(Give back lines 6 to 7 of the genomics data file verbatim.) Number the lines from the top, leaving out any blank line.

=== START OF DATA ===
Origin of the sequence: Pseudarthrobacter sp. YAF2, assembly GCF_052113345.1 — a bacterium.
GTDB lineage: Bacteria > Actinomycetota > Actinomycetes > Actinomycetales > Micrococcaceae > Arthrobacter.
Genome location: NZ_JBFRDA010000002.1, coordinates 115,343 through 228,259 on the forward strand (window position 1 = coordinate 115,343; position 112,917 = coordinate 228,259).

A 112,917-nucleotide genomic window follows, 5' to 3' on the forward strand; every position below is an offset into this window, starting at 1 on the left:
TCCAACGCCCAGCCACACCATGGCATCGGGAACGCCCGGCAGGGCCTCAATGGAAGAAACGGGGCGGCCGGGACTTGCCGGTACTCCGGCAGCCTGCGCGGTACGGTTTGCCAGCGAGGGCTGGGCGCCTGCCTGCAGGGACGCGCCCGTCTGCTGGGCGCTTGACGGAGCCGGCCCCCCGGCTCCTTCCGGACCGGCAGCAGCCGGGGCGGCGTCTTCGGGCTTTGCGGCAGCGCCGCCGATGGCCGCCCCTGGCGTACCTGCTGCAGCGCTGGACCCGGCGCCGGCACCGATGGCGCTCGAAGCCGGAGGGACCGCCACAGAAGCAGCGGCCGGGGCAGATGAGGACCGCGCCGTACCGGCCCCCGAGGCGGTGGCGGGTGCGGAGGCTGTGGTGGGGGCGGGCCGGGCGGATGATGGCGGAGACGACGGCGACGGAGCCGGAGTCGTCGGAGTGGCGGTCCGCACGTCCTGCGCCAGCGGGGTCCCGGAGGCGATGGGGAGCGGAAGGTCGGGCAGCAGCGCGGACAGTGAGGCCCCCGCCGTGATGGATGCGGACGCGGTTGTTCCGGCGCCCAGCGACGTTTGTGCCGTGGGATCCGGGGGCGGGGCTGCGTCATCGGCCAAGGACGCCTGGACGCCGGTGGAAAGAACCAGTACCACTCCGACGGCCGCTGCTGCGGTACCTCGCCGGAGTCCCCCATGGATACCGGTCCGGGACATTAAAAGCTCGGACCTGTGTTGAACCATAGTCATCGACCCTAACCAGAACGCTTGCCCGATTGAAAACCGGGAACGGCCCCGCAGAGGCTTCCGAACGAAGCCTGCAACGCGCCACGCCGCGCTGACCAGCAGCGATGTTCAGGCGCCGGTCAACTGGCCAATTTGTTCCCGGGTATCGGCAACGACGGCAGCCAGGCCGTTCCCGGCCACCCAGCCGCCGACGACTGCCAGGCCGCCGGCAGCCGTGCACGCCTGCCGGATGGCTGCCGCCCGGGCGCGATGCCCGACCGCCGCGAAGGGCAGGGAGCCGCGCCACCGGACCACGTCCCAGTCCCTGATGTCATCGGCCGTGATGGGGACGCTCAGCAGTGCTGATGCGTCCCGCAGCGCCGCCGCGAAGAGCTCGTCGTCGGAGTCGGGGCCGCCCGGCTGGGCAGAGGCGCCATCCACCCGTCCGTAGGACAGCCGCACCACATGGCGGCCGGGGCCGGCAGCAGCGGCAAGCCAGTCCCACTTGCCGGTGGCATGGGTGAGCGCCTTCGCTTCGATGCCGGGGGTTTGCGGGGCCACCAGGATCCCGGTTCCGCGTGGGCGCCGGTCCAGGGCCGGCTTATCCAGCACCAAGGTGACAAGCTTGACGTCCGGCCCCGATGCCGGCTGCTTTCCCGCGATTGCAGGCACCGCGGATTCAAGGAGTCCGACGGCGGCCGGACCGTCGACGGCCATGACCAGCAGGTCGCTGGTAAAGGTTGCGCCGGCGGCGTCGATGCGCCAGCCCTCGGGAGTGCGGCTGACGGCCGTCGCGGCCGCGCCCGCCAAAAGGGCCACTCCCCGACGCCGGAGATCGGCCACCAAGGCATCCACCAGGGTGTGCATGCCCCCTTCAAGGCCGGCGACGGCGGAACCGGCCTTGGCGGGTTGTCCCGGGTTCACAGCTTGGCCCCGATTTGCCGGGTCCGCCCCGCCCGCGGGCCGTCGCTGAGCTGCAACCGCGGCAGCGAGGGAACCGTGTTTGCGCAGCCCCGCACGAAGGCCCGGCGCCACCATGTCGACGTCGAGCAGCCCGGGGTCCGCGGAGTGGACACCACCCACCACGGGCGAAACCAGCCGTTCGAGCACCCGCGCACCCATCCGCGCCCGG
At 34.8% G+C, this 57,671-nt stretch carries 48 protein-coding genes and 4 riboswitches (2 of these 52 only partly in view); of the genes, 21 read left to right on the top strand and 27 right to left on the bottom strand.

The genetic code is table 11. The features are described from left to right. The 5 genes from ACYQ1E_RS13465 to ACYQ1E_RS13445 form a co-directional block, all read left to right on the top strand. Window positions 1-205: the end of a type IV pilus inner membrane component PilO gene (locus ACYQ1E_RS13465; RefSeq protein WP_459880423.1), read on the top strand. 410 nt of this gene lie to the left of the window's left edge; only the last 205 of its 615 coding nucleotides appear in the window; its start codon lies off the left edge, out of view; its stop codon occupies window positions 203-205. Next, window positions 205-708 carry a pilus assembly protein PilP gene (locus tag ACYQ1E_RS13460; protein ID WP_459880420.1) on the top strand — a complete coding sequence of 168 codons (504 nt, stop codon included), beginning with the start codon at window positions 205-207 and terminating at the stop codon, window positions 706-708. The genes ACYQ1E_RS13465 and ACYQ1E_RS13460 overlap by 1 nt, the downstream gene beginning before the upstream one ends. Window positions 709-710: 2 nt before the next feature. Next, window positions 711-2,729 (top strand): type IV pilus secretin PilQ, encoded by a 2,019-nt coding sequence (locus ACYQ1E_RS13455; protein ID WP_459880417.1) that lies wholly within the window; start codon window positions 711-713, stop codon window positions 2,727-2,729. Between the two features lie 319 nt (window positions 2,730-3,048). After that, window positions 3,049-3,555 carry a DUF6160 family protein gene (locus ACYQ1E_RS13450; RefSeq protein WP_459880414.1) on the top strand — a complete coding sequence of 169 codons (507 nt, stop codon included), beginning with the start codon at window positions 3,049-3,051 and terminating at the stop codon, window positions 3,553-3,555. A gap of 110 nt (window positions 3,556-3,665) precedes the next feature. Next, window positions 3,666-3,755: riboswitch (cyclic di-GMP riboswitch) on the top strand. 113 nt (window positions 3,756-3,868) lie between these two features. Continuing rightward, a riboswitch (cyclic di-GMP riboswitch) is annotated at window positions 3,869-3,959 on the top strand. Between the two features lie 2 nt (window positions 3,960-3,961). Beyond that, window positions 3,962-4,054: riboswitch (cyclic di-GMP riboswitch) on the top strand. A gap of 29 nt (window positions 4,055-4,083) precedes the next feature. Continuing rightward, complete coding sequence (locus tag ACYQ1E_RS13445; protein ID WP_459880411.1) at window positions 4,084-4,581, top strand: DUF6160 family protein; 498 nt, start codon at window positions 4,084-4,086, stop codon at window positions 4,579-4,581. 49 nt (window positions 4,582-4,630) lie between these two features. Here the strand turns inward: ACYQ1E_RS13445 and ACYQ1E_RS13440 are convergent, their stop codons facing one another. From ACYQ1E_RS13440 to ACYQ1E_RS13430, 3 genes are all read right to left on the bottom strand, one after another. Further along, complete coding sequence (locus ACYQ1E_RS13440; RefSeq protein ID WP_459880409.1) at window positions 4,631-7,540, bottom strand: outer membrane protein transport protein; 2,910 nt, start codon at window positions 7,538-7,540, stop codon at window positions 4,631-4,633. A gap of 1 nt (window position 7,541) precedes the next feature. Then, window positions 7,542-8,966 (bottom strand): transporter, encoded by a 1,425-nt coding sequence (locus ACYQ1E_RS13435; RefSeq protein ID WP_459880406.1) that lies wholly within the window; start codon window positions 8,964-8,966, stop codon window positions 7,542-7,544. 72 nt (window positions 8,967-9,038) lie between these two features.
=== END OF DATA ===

At 34.8% G+C, this 57,671-nt stretch carries 48 protein-coding genes and 4 riboswitches (2 of these 52 only partly in view); of the genes, 21 read left to right on the top strand and 27 right to left on the bottom strand.

The genetic code is table 11. The features are described from left to right. The 5 genes from ACYQ1E_RS13465 to ACYQ1E_RS13445 form a co-directional block, all read left to right on the top strand. Window positions 1-205: the end of a type IV pilus inner membrane component PilO gene (locus ACYQ1E_RS13465; RefSeq protein WP_459880423.1), read on the top strand. 410 nt of this gene lie to the left of the window's left edge; only the last 205 of its 615 coding nucleotides appear in the window; its start codon lies off the left edge, out of view; its stop codon occupies window positions 203-205. Next, window positions 205-708 carry a pilus assembly protein PilP gene (locus tag ACYQ1E_RS13460; protein ID WP_459880420.1) on the top strand — a complete coding sequence of 168 codons (504 nt, stop codon included), beginning with the start codon at window positions 205-207 and terminating at the stop codon, window positions 706-708. The genes ACYQ1E_RS13465 and ACYQ1E_RS13460 overlap by 1 nt, the downstream gene beginning before the upstream one ends. Window positions 709-710: 2 nt before the next feature. Next, window positions 711-2,729 (top strand): type IV pilus secretin PilQ, encoded by a 2,019-nt coding sequence (locus ACYQ1E_RS13455; protein ID WP_459880417.1) that lies wholly within the window; start codon window positions 711-713, stop codon window positions 2,727-2,729. Between the two features lie 319 nt (window positions 2,730-3,048). After that, window positions 3,049-3,555 carry a DUF6160 family protein gene (locus ACYQ1E_RS13450; RefSeq protein WP_459880414.1) on the top strand — a complete coding sequence of 169 codons (507 nt, stop codon included), beginning with the start codon at window positions 3,049-3,051 and terminating at the stop codon, window positions 3,553-3,555. A gap of 110 nt (window positions 3,556-3,665) precedes the next feature. Next, window positions 3,666-3,755: riboswitch (cyclic di-GMP riboswitch) on the top strand. 113 nt (window positions 3,756-3,868) lie between these two features. Continuing rightward, a riboswitch (cyclic di-GMP riboswitch) is annotated at window positions 3,869-3,959 on the top strand. Between the two features lie 2 nt (window positions 3,960-3,961). Beyond that, window positions 3,962-4,054: riboswitch (cyclic di-GMP riboswitch) on the top strand. A gap of 29 nt (window positions 4,055-4,083) precedes the next feature. Continuing rightward, complete coding sequence (locus tag ACYQ1E_RS13445; protein ID WP_459880411.1) at window positions 4,084-4,581, top strand: DUF6160 family protein; 498 nt, start codon at window positions 4,084-4,086, stop codon at window positions 4,579-4,581. 49 nt (window positions 4,582-4,630) lie between these two features. Here the strand turns inward: ACYQ1E_RS13445 and ACYQ1E_RS13440 are convergent, their stop codons facing one another. From ACYQ1E_RS13440 to ACYQ1E_RS13430, 3 genes are all read right to left on the bottom strand, one after another. Further along, complete coding sequence (locus ACYQ1E_RS13440; RefSeq protein ID WP_459880409.1) at window positions 4,631-7,540, bottom strand: outer membrane protein transport protein; 2,910 nt, start codon at window positions 7,538-7,540, stop codon at window positions 4,631-4,633. A gap of 1 nt (window position 7,541) precedes the next feature. Then, window positions 7,542-8,966 (bottom strand): transporter, encoded by a 1,425-nt coding sequence (locus ACYQ1E_RS13435; RefSeq protein ID WP_459880406.1) that lies wholly within the window; start codon window positions 8,964-8,966, stop codon window positions 7,542-7,544. 72 nt (window positions 8,967-9,038) lie between these two features.